THE SUGABABES – the acceptable face of manufactured pop – are a group that know a thing or two about change. It makes sense then that their fifth album should be so entitled.
Despite maintaining only one member of the original line-up, the group have amassed a set of gawp-inducing statistics – they're the most successful female act of the century gaining more Top 10 singles with original songs than any girl group since the Supremes; and they're the first girl group in 20 years to release more than three hit albums.
Yet it is such acclaim that probably makes latest instalment 'Change' something of the disappointment it is.
Every track on 'Change' possesses classic Sugababe appeal, but it never quite makes the sum of its parts.
The album not only highlights changes within the group's line-up, but also illustrates their constantly morphing style and it seems it's the variety of tracks which has proved to be the album's downfall.
Single of the moment 'About You Now' fires a fierce opening shot and defines the album's focus – that this is the studio album debut of new recruit Amelle Berrabah, who has certainly been given nowhere to hide as she both opens and dominates the track.
Next up is the disco friendly 'Never Gonna Dance Again', and here starts the disappointment. It's not that the track is not good, but that sadly it has the feeling of being tired and slightly jaded in comparison to the strength of the previous offering.
'Change' continues down this rollercoaster up and down railroad of genuine diamond sitting side by side with the cheaper and manufactured cubic zirconia.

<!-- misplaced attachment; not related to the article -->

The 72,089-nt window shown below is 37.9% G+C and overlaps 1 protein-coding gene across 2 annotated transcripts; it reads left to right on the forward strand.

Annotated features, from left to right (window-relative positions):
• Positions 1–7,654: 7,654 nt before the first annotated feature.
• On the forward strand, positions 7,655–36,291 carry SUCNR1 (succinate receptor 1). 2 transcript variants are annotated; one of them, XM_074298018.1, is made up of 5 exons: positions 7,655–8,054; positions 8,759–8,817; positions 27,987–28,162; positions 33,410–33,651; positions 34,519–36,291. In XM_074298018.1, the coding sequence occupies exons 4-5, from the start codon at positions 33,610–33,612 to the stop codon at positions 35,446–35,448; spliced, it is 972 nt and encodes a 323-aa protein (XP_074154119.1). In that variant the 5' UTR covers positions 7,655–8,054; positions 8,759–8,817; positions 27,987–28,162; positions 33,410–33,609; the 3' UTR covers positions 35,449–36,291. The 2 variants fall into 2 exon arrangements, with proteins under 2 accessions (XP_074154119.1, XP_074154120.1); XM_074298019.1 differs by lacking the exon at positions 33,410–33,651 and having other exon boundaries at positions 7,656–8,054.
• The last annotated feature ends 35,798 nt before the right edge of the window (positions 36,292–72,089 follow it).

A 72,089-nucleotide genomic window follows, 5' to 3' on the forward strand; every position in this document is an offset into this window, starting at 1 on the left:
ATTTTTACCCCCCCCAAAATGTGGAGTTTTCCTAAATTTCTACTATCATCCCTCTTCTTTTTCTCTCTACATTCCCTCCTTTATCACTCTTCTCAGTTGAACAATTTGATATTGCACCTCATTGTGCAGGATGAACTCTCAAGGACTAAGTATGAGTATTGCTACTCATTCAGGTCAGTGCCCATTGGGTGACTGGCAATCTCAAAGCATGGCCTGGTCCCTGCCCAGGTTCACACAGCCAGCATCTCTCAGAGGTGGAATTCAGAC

Track 'Denial' comes across as disposable – even with some undeniably lovely harmonies, the album would be no better or no worse had it been left off the final track listing.
And title track 'Change', along with 'Mended By You' only really flirt with credibility thanks to the trio's irrepressible and watertight harmonies.
There are highs with the lows however – 'Back When' and 'Surprise' reminding that the 'babes' are more than capable of bashing out more than accomplished pop gems. And finale 'Undignified' at least leaves listeners with as great a closer as the album opened with.
Apt in its titling of 'Change' to detail the group's line-up and style, the album's moniker also hints at the fact that this seems to be a record of growth and development – superlative singles marred by patchy pop from a band struggling to grow up.
Gone is the dirt of 'Freak Like Me' and the everlasting resonance of 2006's 'Overload', yet there are glimmers of hope present on 'Change' that once the girl's have truly settled from their latest metamorphous, there is much, much more to come.
This CD is available to buy
now at Woolworths.